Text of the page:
Job fair offers help to local displaced workers

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By Alice Du Pont

Each morning, instead of going to his job at Quincy Farms, Ronald Anderson gets up at the usual 6:30 a.m. and heads to his kitchen. He'd rather be going out to work but instead he prepares breakfast for his wife before she goes to work.

"That's the hardest part for me, watching my wife go to work every day. I clean the house and I've been looking for work, in Leon County, at Florida State Hospital and all over Gadsden County, but I haven't had any luck," Anderson said.

Like his nearly 500 coworkers, Anderson, who had worked as a heavy equipment operator for almost 10 years, lost his job when the company suspended operations at the Quincy site. His last day on the job was Nov. 26. Anderson has received one unemployment check but he wants a job.

"I could have possibly worked a few weeks longer but it was coming up to Christmas and this other guy had kids so I left a little early so he could stay on," he said.

Anderson and others, mostly Quincy Farms workers, were taking advantage of a job and information fair at the local Workforce Plus office. Workforce Chief Executive Officer Kim Moore said last week’s fair is one of three planned for help workers find a job or get their names on a list.

Tri-Eagle doesn't have any openings currently but they were taking applications for four positions that might become open within the next 30-60 days. T-Formation, a T-shirt operation in Midway, didn't have any openings either. But this is the company's slow time of the year and production is expected to increase by February. Fully staffed, the company has about 140 employees.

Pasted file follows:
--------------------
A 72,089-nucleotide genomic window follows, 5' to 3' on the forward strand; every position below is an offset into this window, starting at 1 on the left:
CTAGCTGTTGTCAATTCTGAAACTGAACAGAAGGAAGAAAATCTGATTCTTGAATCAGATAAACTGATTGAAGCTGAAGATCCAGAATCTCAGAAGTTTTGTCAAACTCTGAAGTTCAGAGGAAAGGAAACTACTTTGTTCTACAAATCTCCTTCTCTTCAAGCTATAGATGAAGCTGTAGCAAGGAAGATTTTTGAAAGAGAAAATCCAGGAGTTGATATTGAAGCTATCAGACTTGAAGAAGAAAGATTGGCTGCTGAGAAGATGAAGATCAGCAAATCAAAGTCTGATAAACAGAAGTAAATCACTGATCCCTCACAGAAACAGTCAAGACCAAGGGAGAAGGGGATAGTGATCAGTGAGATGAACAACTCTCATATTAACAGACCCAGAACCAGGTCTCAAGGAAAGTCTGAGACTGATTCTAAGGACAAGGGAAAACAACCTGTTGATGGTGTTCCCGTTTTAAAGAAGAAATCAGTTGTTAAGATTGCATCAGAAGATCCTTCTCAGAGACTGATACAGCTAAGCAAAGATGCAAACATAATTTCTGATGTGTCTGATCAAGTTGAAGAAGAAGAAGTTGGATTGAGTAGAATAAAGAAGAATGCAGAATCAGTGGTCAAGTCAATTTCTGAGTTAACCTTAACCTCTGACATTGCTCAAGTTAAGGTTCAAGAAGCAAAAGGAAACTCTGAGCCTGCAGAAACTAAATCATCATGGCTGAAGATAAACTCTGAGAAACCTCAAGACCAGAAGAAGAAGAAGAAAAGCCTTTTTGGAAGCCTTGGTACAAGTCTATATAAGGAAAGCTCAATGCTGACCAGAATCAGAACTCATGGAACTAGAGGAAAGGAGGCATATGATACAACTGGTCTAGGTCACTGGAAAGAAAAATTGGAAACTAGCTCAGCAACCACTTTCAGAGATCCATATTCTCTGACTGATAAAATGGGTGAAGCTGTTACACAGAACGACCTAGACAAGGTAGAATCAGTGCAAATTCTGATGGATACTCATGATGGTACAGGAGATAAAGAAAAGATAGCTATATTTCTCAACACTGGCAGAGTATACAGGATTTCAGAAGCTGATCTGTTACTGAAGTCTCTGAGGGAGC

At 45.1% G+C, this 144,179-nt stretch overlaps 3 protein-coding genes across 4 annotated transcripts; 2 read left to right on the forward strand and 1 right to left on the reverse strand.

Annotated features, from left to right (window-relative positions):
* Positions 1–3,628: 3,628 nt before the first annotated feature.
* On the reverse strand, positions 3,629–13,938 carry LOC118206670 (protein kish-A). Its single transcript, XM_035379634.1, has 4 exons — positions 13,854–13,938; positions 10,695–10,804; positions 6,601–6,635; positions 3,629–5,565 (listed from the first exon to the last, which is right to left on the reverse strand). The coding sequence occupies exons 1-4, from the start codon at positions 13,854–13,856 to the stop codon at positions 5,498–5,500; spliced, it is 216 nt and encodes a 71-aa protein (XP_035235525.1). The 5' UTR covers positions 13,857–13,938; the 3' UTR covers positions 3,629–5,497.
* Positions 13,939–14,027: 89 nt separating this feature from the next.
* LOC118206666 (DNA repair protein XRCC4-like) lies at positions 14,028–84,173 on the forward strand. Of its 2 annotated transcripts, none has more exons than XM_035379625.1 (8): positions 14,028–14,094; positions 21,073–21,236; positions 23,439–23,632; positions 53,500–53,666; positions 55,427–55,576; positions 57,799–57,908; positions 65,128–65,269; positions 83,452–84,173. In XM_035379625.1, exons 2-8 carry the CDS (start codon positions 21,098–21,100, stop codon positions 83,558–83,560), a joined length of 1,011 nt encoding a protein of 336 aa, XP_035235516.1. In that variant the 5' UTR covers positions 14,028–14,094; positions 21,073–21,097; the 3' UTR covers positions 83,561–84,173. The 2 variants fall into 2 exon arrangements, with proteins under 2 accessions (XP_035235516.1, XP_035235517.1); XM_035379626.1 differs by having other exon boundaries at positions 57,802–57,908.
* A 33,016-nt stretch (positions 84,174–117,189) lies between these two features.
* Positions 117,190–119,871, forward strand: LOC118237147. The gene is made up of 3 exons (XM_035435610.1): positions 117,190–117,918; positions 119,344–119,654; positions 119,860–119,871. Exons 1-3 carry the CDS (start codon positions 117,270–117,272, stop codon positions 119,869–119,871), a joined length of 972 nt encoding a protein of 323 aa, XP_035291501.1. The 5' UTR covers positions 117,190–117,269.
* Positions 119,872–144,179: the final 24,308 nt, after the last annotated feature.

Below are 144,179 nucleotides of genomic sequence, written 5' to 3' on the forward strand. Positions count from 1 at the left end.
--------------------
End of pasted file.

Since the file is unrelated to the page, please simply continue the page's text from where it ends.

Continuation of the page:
In addition to companies on hand to take applications, Sharon Washington, a supervisor with the Agency for Workforce Innovation, was helping people like Lillie Jenkins file for unemployment compensation. Jenkins' last day at Quincy Farms was Dec. 26 after 12 years with the company.

"I'm helping them enter claims so they can get compensation. For a lot of these people this is the first time they've done this and they are a little unsure of the procedures. That's why I'm here to help them navigate through the system," Washington said.

"What do I have to do?" Jenkins asked Washington.

"You can fill out these forms or you can go online. That will be easier and quicker," she replied.

But Jenkins is approaching 60 years old, has no computer at home and has no computer skills.

Only a few people stopped by Mary Williams' table to discuss finances. Williams, a counselor with Consumer Credit Counseling Service, said many people make the mistake of not planning when they're out of work.

"Even when they get unemployment compensation the time to cut back is now. We will help them prioritize their needs over their wants. Unemployment (checks) last about 26 weeks but they could be out of work for a month or a year. They still have to live," Williams said.

There is also a service that will help the laid-off workers keep their homes if they find themselves behind in their mortgage," Williams said.

Details and information will be available Jan. 26 from 3 to 4:40 p.m. and from 5 to 6:30 p.m. at the Workforce Plus office on West Clark Street and Pat Thomas Parkway in Quincy.